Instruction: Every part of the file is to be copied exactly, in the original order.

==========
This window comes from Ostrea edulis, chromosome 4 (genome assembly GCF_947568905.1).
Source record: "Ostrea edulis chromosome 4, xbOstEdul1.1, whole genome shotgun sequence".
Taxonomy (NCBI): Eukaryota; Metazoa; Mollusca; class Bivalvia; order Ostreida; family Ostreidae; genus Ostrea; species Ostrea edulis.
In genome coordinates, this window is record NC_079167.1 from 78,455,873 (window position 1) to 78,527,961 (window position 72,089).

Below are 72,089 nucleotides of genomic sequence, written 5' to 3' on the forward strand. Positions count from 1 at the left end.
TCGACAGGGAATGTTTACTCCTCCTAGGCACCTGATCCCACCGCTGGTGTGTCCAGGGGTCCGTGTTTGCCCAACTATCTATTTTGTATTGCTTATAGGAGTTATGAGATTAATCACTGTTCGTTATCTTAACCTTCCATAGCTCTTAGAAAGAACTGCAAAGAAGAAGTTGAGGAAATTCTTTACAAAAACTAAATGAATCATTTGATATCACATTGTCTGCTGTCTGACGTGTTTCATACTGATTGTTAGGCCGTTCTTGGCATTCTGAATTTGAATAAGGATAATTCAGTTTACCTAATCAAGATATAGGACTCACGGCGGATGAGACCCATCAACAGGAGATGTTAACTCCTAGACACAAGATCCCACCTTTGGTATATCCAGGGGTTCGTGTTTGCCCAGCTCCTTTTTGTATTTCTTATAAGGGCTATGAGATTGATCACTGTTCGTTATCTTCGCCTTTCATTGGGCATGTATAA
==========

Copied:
This window comes from Ostrea edulis, chromosome 4 (genome assembly GCF_947568905.1).
Source record: "Ostrea edulis chromosome 4, xbOstEdul1.1, whole genome shotgun sequence".
Taxonomy (NCBI): Eukaryota; Metazoa; Mollusca; class Bivalvia; order Ostreida; family Ostreidae; genus Ostrea; species Ostrea edulis.
In genome coordinates, this window is record NC_079167.1 from 78,455,873 (window position 1) to 78,527,961 (window position 72,089).

Below are 72,089 nucleotides of genomic sequence, written 5' to 3' on the forward strand. Positions count from 1 at the left end.
TCGACAGGGAATGTTTACTCCTCCTAGGCACCTGATCCCACCGCTGGTGTGTCCAGGGGTCCGTGTTTGCCCAACTATCTATTTTGTATTGCTTATAGGAGTTATGAGATTAATCACTGTTCGTTATCTTAACCTTCCATAGCTCTTAGAAAGAACTGCAAAGAAGAAGTTGAGGAAATTCTTTACAAAAACTAAATGAATCATTTGATATCACATTGTCTGCTGTCTGACGTGTTTCATACTGATTGTTAGGCCGTTCTTGGCATTCTGAATTTGAATAAGGATAATTCAGTTTACCTAATCAAGATATAGGACTCACGGCGGATGAGACCCATCAACAGGAGATGTTAACTCCTAGACACAAGATCCCACCTTTGGTATATCCAGGGGTTCGTGTTTGCCCAGCTCCTTTTTGTATTTCTTATAAGGGCTATGAGATTGATCACTGTTCGTTATCTTCGCCTTTCATTGGGCATGTATAA